Plant Talk: St. John’s Wort (Hypericum perforatum)

Commonly seen along roadsides and in disturbed areas, St. John’s Wort’s delicate leaves and flowers are misleading in how much healing power this plant offers.

The plant earned its name because of its blooming time being near St. John the Baptist’s birthday, June 24th, also known as St. John’s Day.  ‘Wort’ is an old English word for plant and ‘perforatum’ in its botanical name refers to the tiny holes in the leaves.

Historical:

Used for centuries in early religious, pagan, and native rituals, it was believed to have the magical powers of chasing away demons and other bothersome spirits.  The Greeks and Romans used St. John’s Wort for snake bites, melancholy, wound healing and menstrual cramping.  The herb was often placed beneath the bed pillow before sleep as an invitation for St. John to visit the sleeper in dreamtime – and hopefully offer a blessing.

Plant Facts:

There are two prominent varieties of the plant: the one growing in the wild with small, dainty yellow flowers and the hybridized one used for landscaping (highway medians are a popular site) that looks like a succulent (see photos).   The domesticated plant has flowers approximately 3″ in diameter and leaves that range up to 4″ in length.

St. John’s Wort, domesticated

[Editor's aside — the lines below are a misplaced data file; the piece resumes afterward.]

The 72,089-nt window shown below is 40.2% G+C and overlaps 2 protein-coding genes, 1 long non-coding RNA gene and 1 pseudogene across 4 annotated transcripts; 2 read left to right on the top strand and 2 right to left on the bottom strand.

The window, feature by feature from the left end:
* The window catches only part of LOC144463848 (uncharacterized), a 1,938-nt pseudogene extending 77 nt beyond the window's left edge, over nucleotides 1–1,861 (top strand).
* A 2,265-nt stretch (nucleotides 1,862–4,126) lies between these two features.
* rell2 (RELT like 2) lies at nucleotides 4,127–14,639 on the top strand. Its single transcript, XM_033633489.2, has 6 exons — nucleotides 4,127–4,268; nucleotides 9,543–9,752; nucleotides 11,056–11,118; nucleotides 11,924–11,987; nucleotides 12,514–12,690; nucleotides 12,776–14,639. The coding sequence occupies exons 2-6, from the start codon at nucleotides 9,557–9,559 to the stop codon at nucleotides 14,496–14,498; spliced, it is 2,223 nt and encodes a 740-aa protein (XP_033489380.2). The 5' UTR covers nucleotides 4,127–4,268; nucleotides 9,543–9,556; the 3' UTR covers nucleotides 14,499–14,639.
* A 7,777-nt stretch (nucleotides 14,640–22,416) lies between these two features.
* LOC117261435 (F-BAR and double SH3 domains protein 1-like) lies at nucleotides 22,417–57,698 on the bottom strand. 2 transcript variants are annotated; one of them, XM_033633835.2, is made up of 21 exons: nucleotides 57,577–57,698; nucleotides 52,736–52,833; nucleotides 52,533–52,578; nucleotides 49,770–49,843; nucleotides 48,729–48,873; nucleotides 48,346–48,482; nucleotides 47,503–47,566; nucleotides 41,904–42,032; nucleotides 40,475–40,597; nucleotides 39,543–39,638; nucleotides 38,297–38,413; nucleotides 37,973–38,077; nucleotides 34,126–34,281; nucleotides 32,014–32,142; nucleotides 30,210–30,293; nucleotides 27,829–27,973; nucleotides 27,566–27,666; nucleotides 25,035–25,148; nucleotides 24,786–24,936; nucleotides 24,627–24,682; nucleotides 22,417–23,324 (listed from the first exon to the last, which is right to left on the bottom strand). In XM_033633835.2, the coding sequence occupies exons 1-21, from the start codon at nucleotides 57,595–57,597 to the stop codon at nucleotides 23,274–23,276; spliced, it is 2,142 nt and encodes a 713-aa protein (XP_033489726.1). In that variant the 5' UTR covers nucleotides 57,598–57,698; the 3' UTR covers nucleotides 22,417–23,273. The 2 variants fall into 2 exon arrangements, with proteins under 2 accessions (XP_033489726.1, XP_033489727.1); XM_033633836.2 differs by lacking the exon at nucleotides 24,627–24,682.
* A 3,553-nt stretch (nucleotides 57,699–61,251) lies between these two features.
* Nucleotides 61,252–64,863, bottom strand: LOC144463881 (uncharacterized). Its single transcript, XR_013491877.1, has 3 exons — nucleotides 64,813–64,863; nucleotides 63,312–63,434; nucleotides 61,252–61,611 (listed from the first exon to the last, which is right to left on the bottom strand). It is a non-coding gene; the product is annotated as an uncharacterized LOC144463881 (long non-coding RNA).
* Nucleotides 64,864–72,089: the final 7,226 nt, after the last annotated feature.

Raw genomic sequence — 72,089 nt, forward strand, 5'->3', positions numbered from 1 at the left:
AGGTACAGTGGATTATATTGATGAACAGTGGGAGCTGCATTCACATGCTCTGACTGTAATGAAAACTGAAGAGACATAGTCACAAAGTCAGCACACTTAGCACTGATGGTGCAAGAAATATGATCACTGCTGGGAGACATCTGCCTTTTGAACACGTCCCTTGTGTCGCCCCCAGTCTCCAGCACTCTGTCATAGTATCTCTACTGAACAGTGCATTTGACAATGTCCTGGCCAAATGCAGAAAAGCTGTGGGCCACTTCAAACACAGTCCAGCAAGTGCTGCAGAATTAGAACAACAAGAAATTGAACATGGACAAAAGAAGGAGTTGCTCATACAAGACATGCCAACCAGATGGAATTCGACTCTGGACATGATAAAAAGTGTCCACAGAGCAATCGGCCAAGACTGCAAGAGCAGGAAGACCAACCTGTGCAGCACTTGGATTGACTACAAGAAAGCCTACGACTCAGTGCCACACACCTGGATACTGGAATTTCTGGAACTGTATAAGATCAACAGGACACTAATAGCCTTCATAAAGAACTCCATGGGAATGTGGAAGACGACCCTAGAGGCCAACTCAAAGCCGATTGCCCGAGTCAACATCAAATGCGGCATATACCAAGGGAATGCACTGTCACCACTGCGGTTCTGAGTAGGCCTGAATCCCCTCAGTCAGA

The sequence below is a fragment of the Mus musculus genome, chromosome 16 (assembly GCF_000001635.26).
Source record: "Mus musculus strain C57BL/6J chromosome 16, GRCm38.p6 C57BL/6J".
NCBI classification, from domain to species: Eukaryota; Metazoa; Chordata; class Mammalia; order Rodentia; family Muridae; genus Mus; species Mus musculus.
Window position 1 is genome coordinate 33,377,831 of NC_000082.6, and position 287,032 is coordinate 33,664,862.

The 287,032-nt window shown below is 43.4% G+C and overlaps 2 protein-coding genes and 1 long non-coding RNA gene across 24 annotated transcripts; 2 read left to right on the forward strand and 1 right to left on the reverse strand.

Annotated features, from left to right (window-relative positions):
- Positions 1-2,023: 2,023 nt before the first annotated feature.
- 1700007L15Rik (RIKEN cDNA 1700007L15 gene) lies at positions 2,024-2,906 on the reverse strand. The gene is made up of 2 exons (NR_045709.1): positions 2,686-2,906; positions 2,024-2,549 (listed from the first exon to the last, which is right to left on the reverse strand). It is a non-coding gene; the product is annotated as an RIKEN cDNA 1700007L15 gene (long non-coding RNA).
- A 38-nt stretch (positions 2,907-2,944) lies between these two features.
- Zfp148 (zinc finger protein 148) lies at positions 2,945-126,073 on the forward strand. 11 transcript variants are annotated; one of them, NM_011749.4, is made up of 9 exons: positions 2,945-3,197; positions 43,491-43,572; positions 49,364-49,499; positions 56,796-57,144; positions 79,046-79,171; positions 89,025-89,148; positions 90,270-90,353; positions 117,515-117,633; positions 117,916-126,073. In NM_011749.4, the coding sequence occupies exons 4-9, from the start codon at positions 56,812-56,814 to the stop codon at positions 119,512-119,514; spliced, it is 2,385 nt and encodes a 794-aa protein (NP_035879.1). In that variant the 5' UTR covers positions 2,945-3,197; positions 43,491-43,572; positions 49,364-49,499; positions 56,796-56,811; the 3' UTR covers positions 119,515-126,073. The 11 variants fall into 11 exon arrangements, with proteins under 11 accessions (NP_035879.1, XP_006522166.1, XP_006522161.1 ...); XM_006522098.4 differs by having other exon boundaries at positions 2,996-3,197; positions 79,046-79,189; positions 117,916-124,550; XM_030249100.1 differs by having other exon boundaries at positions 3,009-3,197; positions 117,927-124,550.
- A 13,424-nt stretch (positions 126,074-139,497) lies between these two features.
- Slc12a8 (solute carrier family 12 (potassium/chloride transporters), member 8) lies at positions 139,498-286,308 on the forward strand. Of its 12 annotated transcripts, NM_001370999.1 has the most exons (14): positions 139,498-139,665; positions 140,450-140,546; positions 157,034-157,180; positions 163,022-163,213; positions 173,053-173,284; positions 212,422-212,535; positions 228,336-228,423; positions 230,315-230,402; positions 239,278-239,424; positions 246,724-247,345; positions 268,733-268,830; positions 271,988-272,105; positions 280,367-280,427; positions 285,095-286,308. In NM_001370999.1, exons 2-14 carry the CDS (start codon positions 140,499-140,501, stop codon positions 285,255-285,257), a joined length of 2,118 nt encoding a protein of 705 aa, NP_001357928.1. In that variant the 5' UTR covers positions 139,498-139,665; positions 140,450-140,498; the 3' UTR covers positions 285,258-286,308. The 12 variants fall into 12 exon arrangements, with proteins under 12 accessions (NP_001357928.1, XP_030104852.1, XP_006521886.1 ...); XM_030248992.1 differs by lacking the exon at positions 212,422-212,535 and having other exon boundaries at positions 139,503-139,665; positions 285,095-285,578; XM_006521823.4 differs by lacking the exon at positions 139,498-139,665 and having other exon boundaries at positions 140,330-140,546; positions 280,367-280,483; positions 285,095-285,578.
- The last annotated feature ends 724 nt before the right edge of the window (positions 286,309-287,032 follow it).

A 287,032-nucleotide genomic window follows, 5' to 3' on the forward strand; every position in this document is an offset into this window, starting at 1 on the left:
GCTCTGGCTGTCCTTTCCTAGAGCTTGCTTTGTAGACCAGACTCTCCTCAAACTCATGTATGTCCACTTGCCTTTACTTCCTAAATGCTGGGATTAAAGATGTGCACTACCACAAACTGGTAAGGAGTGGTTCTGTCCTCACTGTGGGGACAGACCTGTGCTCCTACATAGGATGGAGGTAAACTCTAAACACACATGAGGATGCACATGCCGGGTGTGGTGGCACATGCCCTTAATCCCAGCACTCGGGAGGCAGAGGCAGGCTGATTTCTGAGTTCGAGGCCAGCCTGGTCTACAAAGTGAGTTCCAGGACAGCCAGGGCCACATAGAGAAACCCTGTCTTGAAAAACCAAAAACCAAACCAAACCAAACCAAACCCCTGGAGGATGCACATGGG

St. John’s Wort, native

 

 
It is the native plant that is gathered and used for medicinal purposes.  The entire plant dies back in winter, then bursts forth new growth in early spring after having spread its roots to create additional sites for the plant.   One way to identify the wild plant is by pinching and rolling one of the flowers between two fingertips.  If a purplish red residue is the result, you’ve been anointed by this delightful plant.

Medicinal Qualities & Uses:

The flower buds are used as an herbal supplement suggested most frequently for mood enhancement.  St. John’s Wort Oil is created by infusing the flowers in a fixed oil, yielding a rich, ruby colored healing gem that can aid with skin conditions (e.g. burns, including sunburn, bruises, and scarring), pain relief (e.g. neuralgia, sciatica) and inflammation (e.g. sprains).  Learn more about this oil, its uses, and about products that contain it here.

 Safety:   St. John’s Wort can increase sun sensitivity in some people.  Avoid excessive UV exposure (e.g. sunlight, tanning beds) when using this product.  Pregnant and breast-feeding women should refrain from use of this plant, its oil and any products that contain it.

Consider reaching for this plant’s help when you have skin issues, nerve pain or injuries resulting in inflammation.  Those dainty yellow flowers pack a mighty healing wallop.

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These statements are provided for informational and educational purposes only and have been neither approved nor refuted by the Food and Drug Administration. Any advice and/or products mentioned should not be used to diagnose, treat, or prevent any illness. Consult your healthcare professional if you have a health condition, are pregnant, or are currently taking medication before using any products or applying any of this information. Iris Healing Arts, LLC and Heather Michet cannot be held responsible for the misuse of essential oils, products, or any of the therapeutic methods presented herein.